Fish stocks in the North and West of Europe are recovering, but there are still serious problems of overfishing in the Mediterranean Sea. That's the key message Maria Damanaki, European Commissioner for Maritime Affairs and Fisheries, passes in this year's report on the state of fish stocks and the preparation of setting next years' fish quotas. The document is now open to the views of stakeholders via an online public consultation, before the Commission makes its proposals for the 2015 fishing opportunities during the autumn.
For the first time, the Commission could take into account scientific advice for the state of the stocks in the Mediterranean and the Black Sea.
The fish stock data for the Mediterranean show a dismal picture: 96% or more of the Mediterranean bottom-living fish are overfished, and for the middle-water stocks like sardine and anchovy the figure is 71% or more. For the Black Sea, all bottom-living fish and 33% of pelagic stocks are overfished.
But there is good news elsewhere, as in the Northeast Atlantic area, and that includes the Baltic and North Seas, overfishing has fallen from 86% (30 stocks overfished out of 35 assessed) in 2009 to 41% (19 out of 46 stocks) in 2014.
"I am very worried how badly things are going in the Mediterranean Sea", European Commissioner for Maritime Affairs and Fisheries, Maria Damanaki, said. "Now that scientists have assessed many more fish stocks over the last five years, the time of denial is over: the Mediterranean Sea is heavily overfished. I see a long struggle and hard work ahead: We need to build up the science, adopt regional fishing plans to bring fishing down to sustainable levels. If we do not act now, we will lose the tremendous potential of these resources for future generations. The new Common Fisheries Policy offers an opportunity that we must live up to, and I shall be discussing this with all the Fisheries Ministers in the Mediterranean Member States".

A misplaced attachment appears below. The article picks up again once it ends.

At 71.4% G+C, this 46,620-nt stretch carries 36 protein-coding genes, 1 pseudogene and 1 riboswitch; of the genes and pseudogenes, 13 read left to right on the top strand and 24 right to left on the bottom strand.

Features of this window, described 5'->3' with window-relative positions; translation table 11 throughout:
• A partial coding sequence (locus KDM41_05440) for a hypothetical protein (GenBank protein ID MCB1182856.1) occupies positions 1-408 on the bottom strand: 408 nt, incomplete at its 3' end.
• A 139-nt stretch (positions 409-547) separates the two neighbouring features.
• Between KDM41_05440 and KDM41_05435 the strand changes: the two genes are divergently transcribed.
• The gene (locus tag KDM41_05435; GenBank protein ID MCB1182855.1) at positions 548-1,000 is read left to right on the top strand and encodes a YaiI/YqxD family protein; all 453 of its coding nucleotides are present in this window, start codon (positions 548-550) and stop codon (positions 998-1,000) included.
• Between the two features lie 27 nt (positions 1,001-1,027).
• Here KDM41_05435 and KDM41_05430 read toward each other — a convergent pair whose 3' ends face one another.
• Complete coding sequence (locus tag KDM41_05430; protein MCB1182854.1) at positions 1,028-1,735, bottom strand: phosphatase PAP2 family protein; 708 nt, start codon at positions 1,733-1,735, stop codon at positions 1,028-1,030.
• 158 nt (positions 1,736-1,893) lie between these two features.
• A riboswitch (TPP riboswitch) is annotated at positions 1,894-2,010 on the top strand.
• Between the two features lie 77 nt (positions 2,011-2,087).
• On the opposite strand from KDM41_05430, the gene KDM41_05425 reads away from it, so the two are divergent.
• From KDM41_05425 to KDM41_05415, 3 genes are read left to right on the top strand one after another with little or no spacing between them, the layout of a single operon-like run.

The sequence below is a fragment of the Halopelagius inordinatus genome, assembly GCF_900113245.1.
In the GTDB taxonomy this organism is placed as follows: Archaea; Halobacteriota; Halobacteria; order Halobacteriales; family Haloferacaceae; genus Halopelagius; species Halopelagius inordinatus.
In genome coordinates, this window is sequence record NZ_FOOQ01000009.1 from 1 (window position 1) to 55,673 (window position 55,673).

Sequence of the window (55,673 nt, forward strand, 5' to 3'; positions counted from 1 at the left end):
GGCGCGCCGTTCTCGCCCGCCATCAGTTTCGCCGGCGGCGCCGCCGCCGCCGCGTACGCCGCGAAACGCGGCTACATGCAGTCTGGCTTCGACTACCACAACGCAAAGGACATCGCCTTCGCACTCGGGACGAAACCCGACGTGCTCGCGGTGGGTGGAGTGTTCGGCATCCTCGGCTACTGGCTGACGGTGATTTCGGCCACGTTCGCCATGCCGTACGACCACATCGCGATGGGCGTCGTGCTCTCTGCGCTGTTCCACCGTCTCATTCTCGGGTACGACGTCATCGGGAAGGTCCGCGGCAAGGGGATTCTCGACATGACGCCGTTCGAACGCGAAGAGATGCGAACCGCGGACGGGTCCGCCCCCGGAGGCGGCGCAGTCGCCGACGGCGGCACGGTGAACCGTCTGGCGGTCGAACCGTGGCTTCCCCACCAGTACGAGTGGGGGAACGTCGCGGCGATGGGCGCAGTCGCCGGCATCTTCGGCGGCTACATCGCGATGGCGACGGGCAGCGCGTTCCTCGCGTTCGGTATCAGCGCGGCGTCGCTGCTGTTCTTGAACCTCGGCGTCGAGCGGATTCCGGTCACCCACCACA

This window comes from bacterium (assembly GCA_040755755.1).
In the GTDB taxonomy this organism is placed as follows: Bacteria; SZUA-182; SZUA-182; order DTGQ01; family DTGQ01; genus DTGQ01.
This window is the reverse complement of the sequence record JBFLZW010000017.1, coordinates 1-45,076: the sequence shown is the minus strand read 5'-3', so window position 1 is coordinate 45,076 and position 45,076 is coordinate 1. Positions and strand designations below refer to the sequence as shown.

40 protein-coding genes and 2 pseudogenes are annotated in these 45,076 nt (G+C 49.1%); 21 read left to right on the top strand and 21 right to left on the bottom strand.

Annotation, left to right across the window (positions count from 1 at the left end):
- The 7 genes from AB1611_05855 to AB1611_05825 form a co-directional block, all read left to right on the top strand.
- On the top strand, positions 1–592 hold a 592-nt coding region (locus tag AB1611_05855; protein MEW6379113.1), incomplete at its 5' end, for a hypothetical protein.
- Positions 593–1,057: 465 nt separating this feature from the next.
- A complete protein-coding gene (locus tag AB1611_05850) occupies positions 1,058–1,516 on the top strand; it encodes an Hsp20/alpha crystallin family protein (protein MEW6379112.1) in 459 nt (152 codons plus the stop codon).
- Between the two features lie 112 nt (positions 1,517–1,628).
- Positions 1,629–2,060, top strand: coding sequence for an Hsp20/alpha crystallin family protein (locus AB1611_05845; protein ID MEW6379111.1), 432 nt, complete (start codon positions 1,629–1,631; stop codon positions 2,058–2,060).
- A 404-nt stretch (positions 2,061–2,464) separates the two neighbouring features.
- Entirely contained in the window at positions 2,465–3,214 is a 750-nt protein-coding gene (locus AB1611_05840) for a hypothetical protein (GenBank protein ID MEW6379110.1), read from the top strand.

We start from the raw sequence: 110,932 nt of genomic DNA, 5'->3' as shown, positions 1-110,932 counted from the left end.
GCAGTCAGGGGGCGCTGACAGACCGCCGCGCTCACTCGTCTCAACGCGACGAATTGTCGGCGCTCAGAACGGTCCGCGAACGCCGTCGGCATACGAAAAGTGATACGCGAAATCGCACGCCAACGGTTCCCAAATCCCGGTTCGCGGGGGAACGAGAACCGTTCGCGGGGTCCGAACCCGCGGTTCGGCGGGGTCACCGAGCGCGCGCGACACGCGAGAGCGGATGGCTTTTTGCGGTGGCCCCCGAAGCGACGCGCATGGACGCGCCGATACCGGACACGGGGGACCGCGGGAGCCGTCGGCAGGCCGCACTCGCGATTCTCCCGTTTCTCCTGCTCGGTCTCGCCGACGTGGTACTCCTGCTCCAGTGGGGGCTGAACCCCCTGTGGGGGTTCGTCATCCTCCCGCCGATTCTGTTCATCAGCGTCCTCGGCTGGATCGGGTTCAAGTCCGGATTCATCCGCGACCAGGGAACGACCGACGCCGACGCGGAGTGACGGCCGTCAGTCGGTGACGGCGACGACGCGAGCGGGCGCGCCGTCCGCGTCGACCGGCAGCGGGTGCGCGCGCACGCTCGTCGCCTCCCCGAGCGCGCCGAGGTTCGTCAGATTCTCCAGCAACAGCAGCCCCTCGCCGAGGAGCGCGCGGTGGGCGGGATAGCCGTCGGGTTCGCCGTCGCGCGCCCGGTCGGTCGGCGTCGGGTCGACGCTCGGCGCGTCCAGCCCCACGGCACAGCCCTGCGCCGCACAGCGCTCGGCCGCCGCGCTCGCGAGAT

On the situation in the Northeast Atlantic area, Commissioner Damanaki stated: "The successful recovery of fish stocks in the Northeast Atlantic proves to me that with the right rules in place, it is possible to bring overfishing to an end. When good science is available, when catches are set at the right level and when – most important of all - the fishermen join in the efforts to protect the stocks, then I am sure we will see further improvements ahead. These are the principles that the reformed Common Fisheries Policy is based on."
In its annual consultation paper, the European Commission sets out its views and intentions for setting fishing opportunities – the levels of Total Allowable Catches (TACs), quotas and fishing effort - for 2015 and asks for the views of Member States, the fishing industry and non-governmental organisations in regional Advisory Councils, as well as interested citizens and organisations via an online public consultation.
On this basis, the Commission will make its firm proposals for fishing opportunities for 2015 during the autumn.
This is the first fishing opportunities consultation paper since the entry into force of the reformed Common Fisheries Policy on 1 January 2014. The Commission's main intentions are to phase out overfishing according to the new Common Fisheries Policy's objective, to phase out the practice of throwing unwanted fish back into the water and to give decision-making power back to regional stakeholders.
The Commission relies heavily on scientific advice provided by the International Council for the Exploration of the Sea (ICES), the Scientific, Technical and Economic Committee for Fisheries (STECF) and other independent bodies.